Alligator gar (
Atractosteus spatula) are ray-finned euryhaline fish
related to bowfin in the infraclass
Holostei (ho'-las-te-i). The
fossil record traces their existence to the
Early Cretaceous over a
hundred million years ago. They are the largest species in the gar
family, and among the largest freshwater fishes in North America. Gars
are often referred to as "primitive fishes", or "living fossils"
because they have retained some morphological characteristics of their
earliest ancestors, such as a spiral valve intestine which is also
common to the digestive system of sharks, and the ability to breathe
both air and water. Their common name was derived from their
resemblance to the American alligator, particularly their broad snout
and long sharp teeth.
Anecdotal evidence in several scientific reports
suggest that an alligator gar can grow up to 10 ft (3.0 m)
in length and weigh as much as 300 lb (140 kg); however in
2011 the largest alligator gar ever caught and officially recorded was
8 ft 5 1⁄4 in (2.572 m) long, weighed
327 lb (148 kg), and was 47 in (120 cm) around the
The body of an alligator gar is torpedo shaped, usually brown or olive
fading to a lighter gray or yellow ventral surface. Their scales are
not like the scales of other fishes; rather, they are ganoid scales
which are bone-like, diamond-shaped scales, often with serrated edges,
and covered by an enamel-like substance.
Ganoid scales are nearly
impenetrable and are excellent protection against predation. Unlike
other gar species, the upper jaw of an alligator gar has a dual row of
large sharp teeth which are used to impale and hold prey. Alligator
gar are stalking, ambush predators, primarily piscivores, but they
will also ambush and eat water fowl and small mammals they find
floating on the water's surface.
Populations of alligator gar have been extirpated from much of their
historic range as a result of habitat destruction, indiscriminate
culling, and unrestricted harvests. Populations are now located
primarily in the southern portions of the
United States extending into
Mexico. They are considered euryhaline because they can adapt to
varying salinities ranging from freshwater lakes and swamps to
brackish marshes, estuaries, and bays along the Gulf of Mexico.
For nearly a half-century, alligator gar were considered "trash
fish", or a "nuisance species" detrimental to sport fisheries;
therefore, were targeted for elimination by state and federal
authorities in the United States. The 1980s brought a better
understanding of the ecological balance necessary to sustain an
ecosystem, and eventually an awareness that alligator gar were no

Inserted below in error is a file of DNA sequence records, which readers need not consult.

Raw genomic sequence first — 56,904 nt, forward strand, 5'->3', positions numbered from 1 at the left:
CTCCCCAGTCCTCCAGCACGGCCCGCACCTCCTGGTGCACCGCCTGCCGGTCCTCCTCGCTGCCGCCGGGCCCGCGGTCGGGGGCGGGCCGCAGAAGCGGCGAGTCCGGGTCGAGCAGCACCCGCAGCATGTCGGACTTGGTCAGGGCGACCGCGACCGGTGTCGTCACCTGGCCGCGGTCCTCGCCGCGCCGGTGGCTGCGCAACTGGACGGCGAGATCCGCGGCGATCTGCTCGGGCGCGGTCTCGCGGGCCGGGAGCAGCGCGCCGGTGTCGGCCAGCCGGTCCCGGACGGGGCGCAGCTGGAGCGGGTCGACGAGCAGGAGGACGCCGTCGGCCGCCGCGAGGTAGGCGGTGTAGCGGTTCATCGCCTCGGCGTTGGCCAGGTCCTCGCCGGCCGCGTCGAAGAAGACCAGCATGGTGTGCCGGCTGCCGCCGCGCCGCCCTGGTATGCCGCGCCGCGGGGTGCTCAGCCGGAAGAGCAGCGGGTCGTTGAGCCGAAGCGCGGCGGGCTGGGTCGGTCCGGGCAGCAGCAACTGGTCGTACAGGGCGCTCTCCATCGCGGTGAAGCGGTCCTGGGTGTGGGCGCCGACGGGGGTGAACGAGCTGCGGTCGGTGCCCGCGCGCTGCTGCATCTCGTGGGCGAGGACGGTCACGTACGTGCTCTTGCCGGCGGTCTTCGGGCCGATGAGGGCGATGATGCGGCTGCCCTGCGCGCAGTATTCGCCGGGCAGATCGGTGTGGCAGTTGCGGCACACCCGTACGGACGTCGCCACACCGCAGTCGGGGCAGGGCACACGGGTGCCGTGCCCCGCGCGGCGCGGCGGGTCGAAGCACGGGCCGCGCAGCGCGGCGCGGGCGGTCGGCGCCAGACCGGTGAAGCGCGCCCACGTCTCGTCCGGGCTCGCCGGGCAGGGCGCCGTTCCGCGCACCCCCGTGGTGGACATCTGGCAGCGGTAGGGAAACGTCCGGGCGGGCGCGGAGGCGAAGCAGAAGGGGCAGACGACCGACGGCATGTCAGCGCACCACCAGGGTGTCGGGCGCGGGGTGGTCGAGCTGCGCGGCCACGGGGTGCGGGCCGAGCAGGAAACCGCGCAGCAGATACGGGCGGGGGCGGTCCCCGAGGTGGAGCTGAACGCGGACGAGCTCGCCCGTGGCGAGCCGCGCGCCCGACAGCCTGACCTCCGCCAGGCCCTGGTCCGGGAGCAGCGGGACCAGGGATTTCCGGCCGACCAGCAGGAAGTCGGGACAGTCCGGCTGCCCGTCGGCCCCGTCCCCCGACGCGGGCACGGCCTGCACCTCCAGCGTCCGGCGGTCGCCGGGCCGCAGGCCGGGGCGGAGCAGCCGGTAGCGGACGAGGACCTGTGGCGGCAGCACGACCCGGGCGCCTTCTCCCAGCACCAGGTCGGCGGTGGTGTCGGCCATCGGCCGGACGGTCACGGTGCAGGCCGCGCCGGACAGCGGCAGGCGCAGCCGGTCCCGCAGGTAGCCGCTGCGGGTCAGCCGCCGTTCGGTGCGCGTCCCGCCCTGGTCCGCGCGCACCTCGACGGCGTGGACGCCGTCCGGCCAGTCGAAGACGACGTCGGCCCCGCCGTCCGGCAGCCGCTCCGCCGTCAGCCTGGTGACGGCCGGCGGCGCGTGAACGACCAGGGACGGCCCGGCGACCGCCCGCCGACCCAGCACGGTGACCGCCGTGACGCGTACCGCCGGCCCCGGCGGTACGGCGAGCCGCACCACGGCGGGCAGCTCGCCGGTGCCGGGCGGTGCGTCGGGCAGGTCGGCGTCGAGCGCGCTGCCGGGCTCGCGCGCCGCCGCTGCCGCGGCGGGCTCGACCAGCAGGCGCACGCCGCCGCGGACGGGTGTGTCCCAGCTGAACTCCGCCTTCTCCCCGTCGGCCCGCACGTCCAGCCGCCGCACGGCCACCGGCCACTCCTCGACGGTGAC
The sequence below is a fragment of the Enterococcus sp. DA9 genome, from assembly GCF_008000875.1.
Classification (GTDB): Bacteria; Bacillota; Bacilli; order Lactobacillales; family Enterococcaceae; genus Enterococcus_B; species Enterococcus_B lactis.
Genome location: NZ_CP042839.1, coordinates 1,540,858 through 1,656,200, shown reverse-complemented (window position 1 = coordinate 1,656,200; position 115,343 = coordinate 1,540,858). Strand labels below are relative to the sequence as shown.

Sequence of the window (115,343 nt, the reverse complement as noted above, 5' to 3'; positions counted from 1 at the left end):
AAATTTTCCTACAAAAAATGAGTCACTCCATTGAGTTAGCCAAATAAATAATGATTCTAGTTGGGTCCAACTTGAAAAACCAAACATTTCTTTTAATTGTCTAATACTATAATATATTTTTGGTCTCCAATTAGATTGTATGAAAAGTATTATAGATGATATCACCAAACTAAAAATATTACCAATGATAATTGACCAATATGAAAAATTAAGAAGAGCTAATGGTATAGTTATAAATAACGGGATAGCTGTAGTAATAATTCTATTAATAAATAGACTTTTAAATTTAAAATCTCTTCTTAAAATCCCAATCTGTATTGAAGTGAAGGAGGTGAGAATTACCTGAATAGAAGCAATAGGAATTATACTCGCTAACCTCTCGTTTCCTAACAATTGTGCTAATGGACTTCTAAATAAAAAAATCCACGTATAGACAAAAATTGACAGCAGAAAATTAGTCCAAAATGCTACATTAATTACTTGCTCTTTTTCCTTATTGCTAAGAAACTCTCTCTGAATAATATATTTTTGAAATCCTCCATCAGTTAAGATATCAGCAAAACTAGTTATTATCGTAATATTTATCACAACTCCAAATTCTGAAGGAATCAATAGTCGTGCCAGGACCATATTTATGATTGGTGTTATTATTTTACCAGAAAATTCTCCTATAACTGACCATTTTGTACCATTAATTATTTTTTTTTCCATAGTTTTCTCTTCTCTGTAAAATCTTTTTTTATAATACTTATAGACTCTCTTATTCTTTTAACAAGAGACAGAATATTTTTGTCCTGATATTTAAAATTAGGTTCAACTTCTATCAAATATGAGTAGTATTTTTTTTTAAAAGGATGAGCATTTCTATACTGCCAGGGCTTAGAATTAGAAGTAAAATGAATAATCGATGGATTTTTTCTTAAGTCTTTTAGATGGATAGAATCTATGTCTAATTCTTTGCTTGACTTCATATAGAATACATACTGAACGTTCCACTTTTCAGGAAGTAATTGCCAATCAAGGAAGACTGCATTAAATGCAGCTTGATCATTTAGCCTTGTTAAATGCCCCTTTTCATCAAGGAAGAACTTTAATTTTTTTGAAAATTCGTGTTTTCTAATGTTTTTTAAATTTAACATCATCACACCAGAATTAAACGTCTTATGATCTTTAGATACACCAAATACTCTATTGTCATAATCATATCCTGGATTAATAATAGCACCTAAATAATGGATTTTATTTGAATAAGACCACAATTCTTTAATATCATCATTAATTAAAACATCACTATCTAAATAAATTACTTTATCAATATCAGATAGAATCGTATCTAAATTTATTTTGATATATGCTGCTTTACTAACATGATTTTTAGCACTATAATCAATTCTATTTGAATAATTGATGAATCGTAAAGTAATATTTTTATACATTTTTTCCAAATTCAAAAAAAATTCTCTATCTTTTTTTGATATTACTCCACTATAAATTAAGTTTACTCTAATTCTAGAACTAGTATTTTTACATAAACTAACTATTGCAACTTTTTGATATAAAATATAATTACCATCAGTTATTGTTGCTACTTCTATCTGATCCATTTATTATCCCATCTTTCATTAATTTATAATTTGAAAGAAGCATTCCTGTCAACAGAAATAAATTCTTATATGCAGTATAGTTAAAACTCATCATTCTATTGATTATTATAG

less important than any other living organism in the ecosystems they
inhabit. Over time, alligator gar were afforded some protection by
state and federal resource agencies. They are also protected under the
Lacey Act which makes it illegal to transport certain species of fish
in interstate commerce when in violation of state law or regulation.
Several state and federal resource agencies are monitoring populations
in the wild, and have initiated outreach programs to educate the
Alligator gar are being cultured in ponds, pools, raceways and
tanks by federal hatcheries for mitigation stocking, by universities
for research purposes, and in
Mexico for consumption.
3 Taxonomy and evolution
4 Feeding behavior
6.1 Natural range
6.2 Outside natural range
7 Human utilization
7.1 Early history
7.2 Sport fish
7.3 Commercialization and aquaculture
9 Further reading
10 External links
Preserved display of an alligator gar head
Alligator gar are the largest species in the gar family, and among the
largest freshwater fishes found in North America. Mature alligator gar
commonly measure 6 ft (1.8 m) in length, and weigh over
100 lbs. (45 kg). However, anecdotal reports suggest they
can grow up to 10 ft (3m) in length, and weigh as much as
350 lbs. (159 kg). The largest alligator gar officially
recorded was inadvertently caught in the net of fisherman Kenny
Vicksburg, Mississippi while he was fishing the oxbow
lakes of the
Mississippi River on February 14, 2011. Williams was
pulling up his net on Lake Chotard expecting to find buffalo fish, but
instead discovered a large alligator gar tangled in his net. The gar
was 8 ft 5 1⁄4 in (2.572 m) long, weighed
327 lb (148 kg), and its girth was 47 in (120 cm).
According to wildlife officials, the fish was estimated to be
somewhere between 50 and 70 years old; one report estimated the gar's
age to be at least 95. Williams donated it to the Mississippi
Museum of Natural Science in Jackson where it will remain on
Gill of a juvenile gar
All gars have torpedo-shaped bodies, but some distinguishing
characteristics of adult alligator gar include their large size, heavy
bodies, broad heads, short broad snouts, large sharp teeth and double
row of teeth on their upper jaw. They are usually brown or olive
fading to a lighter gray or yellow ventral surface. The dorsal and
anal fins are positioned toward the back of their bodies, and their
caudal fin is abbreviate-heterocercal, or non-symmetrical.
Alligator gar have gills, but unlike other species of fish, with few
exceptions, they also have a highly vascularized swim bladder lung
that supplements gill respiration. The bladder not only provides
buoyancy but also enables them to breathe in air which is why they are
able to inhabit bodies of water in which most other fishes would die
of suffocation. The swim bladder is connected to their foregut by a
small pneumatic duct which allows them to breathe or gulp air when
they break the surface, an action that is seen quite frequently on
lakes in the southern
United States during the hot summer months. The
scales of alligator gar are not like the scales of other fishes which
have flexible elasmoid scales; their bodies are protected by
inflexible and articulated ganoid scales that are diamond-shaped,
often with serrated edges, and composed of a tough inner layer of bone
and hard outer layer of ganoin which is essentially homologous to
tooth enamel, making them nearly impenetrable.
Taxonomy and evolution
Lacépède first described the alligator gar in 1803. The original
name was Lepisosteus spatula, but was later changed by E.O. Wiley in
Atractosteus spatula in order to recognize two distinct extant
taxon of gars. Synonyms of
Atractosteus spatula include Lesisosteus
[sic] ferox (Rafinesque 1820), and
Lepisosteus spatula (Lacepede
1803). Fossils from the order
Lepisosteiformes have been collected in
Europe from the
Oligocene periods, in Africa and India
from the Cretaceous, and in
North America from the
recent times. Lepisosteidae is the only extant family of gar which has
seven species all located in North and Central America. The fossil
record traces the existence of alligator gar back to the Early
Cretaceous over a hundred million years ago. Despite being a